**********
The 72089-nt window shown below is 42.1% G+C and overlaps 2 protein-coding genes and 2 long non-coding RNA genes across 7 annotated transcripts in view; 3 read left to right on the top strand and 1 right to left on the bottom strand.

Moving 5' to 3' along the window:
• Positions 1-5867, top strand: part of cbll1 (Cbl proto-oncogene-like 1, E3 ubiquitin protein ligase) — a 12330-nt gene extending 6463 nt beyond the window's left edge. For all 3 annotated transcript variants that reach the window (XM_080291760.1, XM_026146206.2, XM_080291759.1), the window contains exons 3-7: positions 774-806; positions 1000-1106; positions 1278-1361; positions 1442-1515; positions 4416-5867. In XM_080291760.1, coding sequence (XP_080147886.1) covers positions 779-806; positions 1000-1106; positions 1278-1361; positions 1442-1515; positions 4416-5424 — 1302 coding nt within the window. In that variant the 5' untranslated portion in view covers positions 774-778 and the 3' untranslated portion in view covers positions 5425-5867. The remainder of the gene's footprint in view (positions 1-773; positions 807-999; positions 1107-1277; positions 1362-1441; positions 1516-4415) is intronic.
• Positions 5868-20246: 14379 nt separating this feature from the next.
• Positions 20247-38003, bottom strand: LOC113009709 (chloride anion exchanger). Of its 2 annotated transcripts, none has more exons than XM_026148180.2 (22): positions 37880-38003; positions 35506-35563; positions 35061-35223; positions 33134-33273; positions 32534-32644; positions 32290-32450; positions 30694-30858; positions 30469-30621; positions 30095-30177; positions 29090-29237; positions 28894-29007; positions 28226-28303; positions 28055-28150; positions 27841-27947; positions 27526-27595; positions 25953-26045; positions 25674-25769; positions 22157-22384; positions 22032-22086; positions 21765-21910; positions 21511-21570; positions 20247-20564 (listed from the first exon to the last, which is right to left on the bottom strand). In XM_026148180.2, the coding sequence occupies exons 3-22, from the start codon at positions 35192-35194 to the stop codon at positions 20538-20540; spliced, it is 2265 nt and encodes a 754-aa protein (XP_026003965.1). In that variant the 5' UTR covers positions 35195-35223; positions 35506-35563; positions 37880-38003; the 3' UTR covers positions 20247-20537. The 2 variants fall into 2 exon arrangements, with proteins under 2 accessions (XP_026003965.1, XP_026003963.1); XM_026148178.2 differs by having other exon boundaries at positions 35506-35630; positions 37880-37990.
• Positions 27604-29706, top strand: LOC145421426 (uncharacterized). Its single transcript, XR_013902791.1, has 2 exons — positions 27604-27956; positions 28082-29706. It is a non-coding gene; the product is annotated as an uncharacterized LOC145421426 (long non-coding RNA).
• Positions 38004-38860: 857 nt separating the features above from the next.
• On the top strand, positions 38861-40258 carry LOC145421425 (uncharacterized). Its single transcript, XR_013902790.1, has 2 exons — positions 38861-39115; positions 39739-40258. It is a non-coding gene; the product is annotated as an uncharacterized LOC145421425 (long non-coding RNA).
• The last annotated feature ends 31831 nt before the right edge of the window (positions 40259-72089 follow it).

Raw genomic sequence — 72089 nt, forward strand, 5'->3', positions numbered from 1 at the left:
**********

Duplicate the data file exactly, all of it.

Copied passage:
The 72089-nt window shown below is 42.1% G+C and overlaps 2 protein-coding genes and 2 long non-coding RNA genes across 7 annotated transcripts in view; 3 read left to right on the top strand and 1 right to left on the bottom strand.

Moving 5' to 3' along the window:
• Positions 1-5867, top strand: part of cbll1 (Cbl proto-oncogene-like 1, E3 ubiquitin protein ligase) — a 12330-nt gene extending 6463 nt beyond the window's left edge. For all 3 annotated transcript variants that reach the window (XM_080291760.1, XM_026146206.2, XM_080291759.1), the window contains exons 3-7: positions 774-806; positions 1000-1106; positions 1278-1361; positions 1442-1515; positions 4416-5867. In XM_080291760.1, coding sequence (XP_080147886.1) covers positions 779-806; positions 1000-1106; positions 1278-1361; positions 1442-1515; positions 4416-5424 — 1302 coding nt within the window. In that variant the 5' untranslated portion in view covers positions 774-778 and the 3' untranslated portion in view covers positions 5425-5867. The remainder of the gene's footprint in view (positions 1-773; positions 807-999; positions 1107-1277; positions 1362-1441; positions 1516-4415) is intronic.
• Positions 5868-20246: 14379 nt separating this feature from the next.
• Positions 20247-38003, bottom strand: LOC113009709 (chloride anion exchanger). Of its 2 annotated transcripts, none has more exons than XM_026148180.2 (22): positions 37880-38003; positions 35506-35563; positions 35061-35223; positions 33134-33273; positions 32534-32644; positions 32290-32450; positions 30694-30858; positions 30469-30621; positions 30095-30177; positions 29090-29237; positions 28894-29007; positions 28226-28303; positions 28055-28150; positions 27841-27947; positions 27526-27595; positions 25953-26045; positions 25674-25769; positions 22157-22384; positions 22032-22086; positions 21765-21910; positions 21511-21570; positions 20247-20564 (listed from the first exon to the last, which is right to left on the bottom strand). In XM_026148180.2, the coding sequence occupies exons 3-22, from the start codon at positions 35192-35194 to the stop codon at positions 20538-20540; spliced, it is 2265 nt and encodes a 754-aa protein (XP_026003965.1). In that variant the 5' UTR covers positions 35195-35223; positions 35506-35563; positions 37880-38003; the 3' UTR covers positions 20247-20537. The 2 variants fall into 2 exon arrangements, with proteins under 2 accessions (XP_026003965.1, XP_026003963.1); XM_026148178.2 differs by having other exon boundaries at positions 35506-35630; positions 37880-37990.
• Positions 27604-29706, top strand: LOC145421426 (uncharacterized). Its single transcript, XR_013902791.1, has 2 exons — positions 27604-27956; positions 28082-29706. It is a non-coding gene; the product is annotated as an uncharacterized LOC145421426 (long non-coding RNA).
• Positions 38004-38860: 857 nt separating the features above from the next.
• On the top strand, positions 38861-40258 carry LOC145421425 (uncharacterized). Its single transcript, XR_013902790.1, has 2 exons — positions 38861-39115; positions 39739-40258. It is a non-coding gene; the product is annotated as an uncharacterized LOC145421425 (long non-coding RNA).
• The last annotated feature ends 31831 nt before the right edge of the window (positions 40259-72089 follow it).

Raw genomic sequence — 72089 nt, forward strand, 5'->3', positions numbered from 1 at the left: